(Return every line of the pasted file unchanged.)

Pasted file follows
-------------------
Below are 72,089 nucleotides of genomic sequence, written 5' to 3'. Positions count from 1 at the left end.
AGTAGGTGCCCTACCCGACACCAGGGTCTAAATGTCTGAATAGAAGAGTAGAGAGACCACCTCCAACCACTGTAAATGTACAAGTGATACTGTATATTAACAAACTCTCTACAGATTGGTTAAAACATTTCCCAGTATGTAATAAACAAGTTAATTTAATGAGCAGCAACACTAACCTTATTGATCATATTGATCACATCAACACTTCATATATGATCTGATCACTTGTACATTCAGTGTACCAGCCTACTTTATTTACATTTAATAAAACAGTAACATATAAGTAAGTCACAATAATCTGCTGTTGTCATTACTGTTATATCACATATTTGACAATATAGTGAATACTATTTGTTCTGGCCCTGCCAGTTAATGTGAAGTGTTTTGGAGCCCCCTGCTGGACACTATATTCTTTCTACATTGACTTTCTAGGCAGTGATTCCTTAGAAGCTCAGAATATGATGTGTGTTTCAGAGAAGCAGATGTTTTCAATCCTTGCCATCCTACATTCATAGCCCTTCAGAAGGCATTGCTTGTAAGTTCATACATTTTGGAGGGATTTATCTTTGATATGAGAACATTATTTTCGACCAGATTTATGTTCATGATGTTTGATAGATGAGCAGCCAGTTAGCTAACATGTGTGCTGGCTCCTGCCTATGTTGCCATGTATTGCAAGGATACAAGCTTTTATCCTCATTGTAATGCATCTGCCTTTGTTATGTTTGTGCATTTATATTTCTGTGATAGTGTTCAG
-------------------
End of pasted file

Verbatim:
Below are 72,089 nucleotides of genomic sequence, written 5' to 3'. Positions count from 1 at the left end.
AGTAGGTGCCCTACCCGACACCAGGGTCTAAATGTCTGAATAGAAGAGTAGAGAGACCACCTCCAACCACTGTAAATGTACAAGTGATACTGTATATTAACAAACTCTCTACAGATTGGTTAAAACATTTCCCAGTATGTAATAAACAAGTTAATTTAATGAGCAGCAACACTAACCTTATTGATCATATTGATCACATCAACACTTCATATATGATCTGATCACTTGTACATTCAGTGTACCAGCCTACTTTATTTACATTTAATAAAACAGTAACATATAAGTAAGTCACAATAATCTGCTGTTGTCATTACTGTTATATCACATATTTGACAATATAGTGAATACTATTTGTTCTGGCCCTGCCAGTTAATGTGAAGTGTTTTGGAGCCCCCTGCTGGACACTATATTCTTTCTACATTGACTTTCTAGGCAGTGATTCCTTAGAAGCTCAGAATATGATGTGTGTTTCAGAGAAGCAGATGTTTTCAATCCTTGCCATCCTACATTCATAGCCCTTCAGAAGGCATTGCTTGTAAGTTCATACATTTTGGAGGGATTTATCTTTGATATGAGAACATTATTTTCGACCAGATTTATGTTCATGATGTTTGATAGATGAGCAGCCAGTTAGCTAACATGTGTGCTGGCTCCTGCCTATGTTGCCATGTATTGCAAGGATACAAGCTTTTATCCTCATTGTAATGCATCTGCCTTTGTTATGTTTGTGCATTTATATTTCTGTGATAGTGTTCAG